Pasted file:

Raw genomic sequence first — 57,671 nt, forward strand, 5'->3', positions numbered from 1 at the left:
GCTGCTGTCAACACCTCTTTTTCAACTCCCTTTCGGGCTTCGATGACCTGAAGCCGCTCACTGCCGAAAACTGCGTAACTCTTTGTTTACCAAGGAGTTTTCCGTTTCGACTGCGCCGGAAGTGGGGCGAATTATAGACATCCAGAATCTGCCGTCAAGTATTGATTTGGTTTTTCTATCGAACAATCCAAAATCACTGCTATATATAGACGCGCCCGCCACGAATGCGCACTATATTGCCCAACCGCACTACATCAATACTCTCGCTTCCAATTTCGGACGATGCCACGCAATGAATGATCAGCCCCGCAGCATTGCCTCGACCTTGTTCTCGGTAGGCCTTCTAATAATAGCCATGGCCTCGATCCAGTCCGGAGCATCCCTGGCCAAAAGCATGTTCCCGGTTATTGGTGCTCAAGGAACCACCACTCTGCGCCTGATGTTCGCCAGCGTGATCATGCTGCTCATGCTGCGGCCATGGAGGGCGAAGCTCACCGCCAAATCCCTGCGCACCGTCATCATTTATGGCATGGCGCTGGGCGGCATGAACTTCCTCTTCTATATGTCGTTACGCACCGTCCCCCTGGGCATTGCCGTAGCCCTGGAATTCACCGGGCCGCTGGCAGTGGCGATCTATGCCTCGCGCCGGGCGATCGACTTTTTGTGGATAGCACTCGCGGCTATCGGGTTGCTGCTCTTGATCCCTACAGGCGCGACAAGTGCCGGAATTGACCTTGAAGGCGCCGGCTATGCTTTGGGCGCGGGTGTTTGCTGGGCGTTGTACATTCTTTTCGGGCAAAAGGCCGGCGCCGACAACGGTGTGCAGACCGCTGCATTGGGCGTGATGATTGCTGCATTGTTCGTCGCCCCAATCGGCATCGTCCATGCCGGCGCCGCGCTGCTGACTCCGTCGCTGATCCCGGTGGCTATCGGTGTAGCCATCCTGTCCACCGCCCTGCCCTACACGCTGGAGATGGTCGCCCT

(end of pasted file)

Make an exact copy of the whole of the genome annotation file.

Raw genomic sequence first — 57,671 nt, forward strand, 5'->3', positions numbered from 1 at the left:
GCTGCTGTCAACACCTCTTTTTCAACTCCCTTTCGGGCTTCGATGACCTGAAGCCGCTCACTGCCGAAAACTGCGTAACTCTTTGTTTACCAAGGAGTTTTCCGTTTCGACTGCGCCGGAAGTGGGGCGAATTATAGACATCCAGAATCTGCCGTCAAGTATTGATTTGGTTTTTCTATCGAACAATCCAAAATCACTGCTATATATAGACGCGCCCGCCACGAATGCGCACTATATTGCCCAACCGCACTACATCAATACTCTCGCTTCCAATTTCGGACGATGCCACGCAATGAATGATCAGCCCCGCAGCATTGCCTCGACCTTGTTCTCGGTAGGCCTTCTAATAATAGCCATGGCCTCGATCCAGTCCGGAGCATCCCTGGCCAAAAGCATGTTCCCGGTTATTGGTGCTCAAGGAACCACCACTCTGCGCCTGATGTTCGCCAGCGTGATCATGCTGCTCATGCTGCGGCCATGGAGGGCGAAGCTCACCGCCAAATCCCTGCGCACCGTCATCATTTATGGCATGGCGCTGGGCGGCATGAACTTCCTCTTCTATATGTCGTTACGCACCGTCCCCCTGGGCATTGCCGTAGCCCTGGAATTCACCGGGCCGCTGGCAGTGGCGATCTATGCCTCGCGCCGGGCGATCGACTTTTTGTGGATAGCACTCGCGGCTATCGGGTTGCTGCTCTTGATCCCTACAGGCGCGACAAGTGCCGGAATTGACCTTGAAGGCGCCGGCTATGCTTTGGGCGCGGGTGTTTGCTGGGCGTTGTACATTCTTTTCGGGCAAAAGGCCGGCGCCGACAACGGTGTGCAGACCGCTGCATTGGGCGTGATGATTGCTGCATTGTTCGTCGCCCCAATCGGCATCGTCCATGCCGGCGCCGCGCTGCTGACTCCGTCGCTGATCCCGGTGGCTATCGGTGTAGCCATCCTGTCCACCGCCCTGCCCTACACGCTGGAGATGGTCGCCCT